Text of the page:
Indian Hotels is deliberating hiking its $1.8-billion bid for Orient Express Hotels, to ensure a better price per key (price per room) for the entire portfolio.
Investment bankers, who spoke to Business Line on the condition of anonymity, said the Indian Hotels $12.63 a share bid was not off the mark, and alluded to reports that indicated “a blended price per key for the entire portfolio, by applying a prudent asset value to each property.”
One aggregate “price per key estimate was placed at $618,000. After extracting corporate costs, real estate loses etc., we arrive at an equity value of $1.193 billion, or $12 a share,” the experts said.
Indian Hotels offered $12.63 a share for Orient Express Hotels (OEH) on October 18. The very next day, JP Morgan downgraded OEH with a price target of $12. The OEH stock is currently trading at $12.19.
In its reply, OEH said Indian Hotels’ $12.63 a share bid “significantly undervalues” the company and its unique assets, and is not in the best interests of shareholders and rejected the offer outright.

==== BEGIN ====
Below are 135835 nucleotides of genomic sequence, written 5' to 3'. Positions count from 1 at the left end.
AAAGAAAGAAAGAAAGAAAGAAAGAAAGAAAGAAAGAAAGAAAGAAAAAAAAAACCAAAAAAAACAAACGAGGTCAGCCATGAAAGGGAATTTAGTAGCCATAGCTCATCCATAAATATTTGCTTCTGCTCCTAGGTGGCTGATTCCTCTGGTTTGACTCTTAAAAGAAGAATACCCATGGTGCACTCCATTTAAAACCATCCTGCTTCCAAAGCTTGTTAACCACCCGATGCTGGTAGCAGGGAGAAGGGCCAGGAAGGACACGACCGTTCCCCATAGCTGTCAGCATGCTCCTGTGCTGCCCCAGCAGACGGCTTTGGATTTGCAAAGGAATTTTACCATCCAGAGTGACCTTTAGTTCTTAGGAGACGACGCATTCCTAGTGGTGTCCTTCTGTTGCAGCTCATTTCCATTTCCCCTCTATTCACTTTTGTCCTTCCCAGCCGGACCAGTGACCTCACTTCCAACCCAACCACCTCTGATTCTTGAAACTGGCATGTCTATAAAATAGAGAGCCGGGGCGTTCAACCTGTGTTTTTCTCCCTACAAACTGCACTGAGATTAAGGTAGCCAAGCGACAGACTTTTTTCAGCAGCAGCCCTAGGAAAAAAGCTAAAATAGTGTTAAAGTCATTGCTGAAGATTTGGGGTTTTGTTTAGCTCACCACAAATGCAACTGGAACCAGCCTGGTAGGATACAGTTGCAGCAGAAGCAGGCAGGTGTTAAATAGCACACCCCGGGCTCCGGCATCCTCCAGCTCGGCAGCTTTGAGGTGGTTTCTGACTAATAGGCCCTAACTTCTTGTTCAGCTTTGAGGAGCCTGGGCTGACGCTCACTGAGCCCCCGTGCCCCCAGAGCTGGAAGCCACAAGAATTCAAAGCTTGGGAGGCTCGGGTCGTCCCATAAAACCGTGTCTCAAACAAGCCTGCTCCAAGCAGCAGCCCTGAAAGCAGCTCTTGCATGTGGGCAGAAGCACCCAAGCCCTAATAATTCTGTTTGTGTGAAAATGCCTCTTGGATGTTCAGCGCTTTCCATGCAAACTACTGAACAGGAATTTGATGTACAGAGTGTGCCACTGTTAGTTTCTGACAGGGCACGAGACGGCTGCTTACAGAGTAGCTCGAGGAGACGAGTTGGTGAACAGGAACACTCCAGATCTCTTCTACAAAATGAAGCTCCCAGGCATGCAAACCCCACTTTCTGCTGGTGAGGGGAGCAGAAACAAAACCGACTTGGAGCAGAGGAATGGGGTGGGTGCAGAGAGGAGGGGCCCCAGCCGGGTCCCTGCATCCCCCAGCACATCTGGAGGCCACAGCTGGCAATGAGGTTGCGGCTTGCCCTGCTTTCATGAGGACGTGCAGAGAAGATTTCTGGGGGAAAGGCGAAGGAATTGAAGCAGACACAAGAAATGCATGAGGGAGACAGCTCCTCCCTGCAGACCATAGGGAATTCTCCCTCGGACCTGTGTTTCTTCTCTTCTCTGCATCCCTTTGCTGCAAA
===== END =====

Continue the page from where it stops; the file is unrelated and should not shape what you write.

Officials added, “The value drivers are the owned hotels. The European assets of OEH command a high per key value.”
After Cipriani, OEH’s Hotel Splendido and Splendido Mare with 80 rooms, have an assumed per key value of $2,500,000. The Villa San Michele with 46 rooms and the Hotel Caruso Belvedere with 48 rooms have the same per key value, as does the Hotel Caruso Belvedere with 48 rooms.
Indian Hotels has teamed up with a fund controlled by Italy’s Montezemolo and Partners, an Italian company directly owned by the Montezemolo family, the manager of Charme II Fund. The latter, in turn, is a minority shareholder in the SPV (Special Purpose Vehicle) set up for the transaction.
Though Indian Hotels proposes to finance the acquisition through a combination of debt and equity, the Indian company has said total funds required to consummate the transaction are in place.
Theoretically, bankers said, though Indian Hotels might be prepared to pay a higher price for OEH, since the latter holds a special value, whether it would do so is another matter altogether. They point out that Indian Hotels’ history in overseas investments has not exactly been exemplary.
“The stock market showed concern about the impact on Indian Hotel’s balance sheet at $12.63 a share. It is a transaction that was to be heavily debt funded. There are also chances that another Tata company might take the assets, and Indian Hotels would retain management control, in an asset light strategy,” the executives added.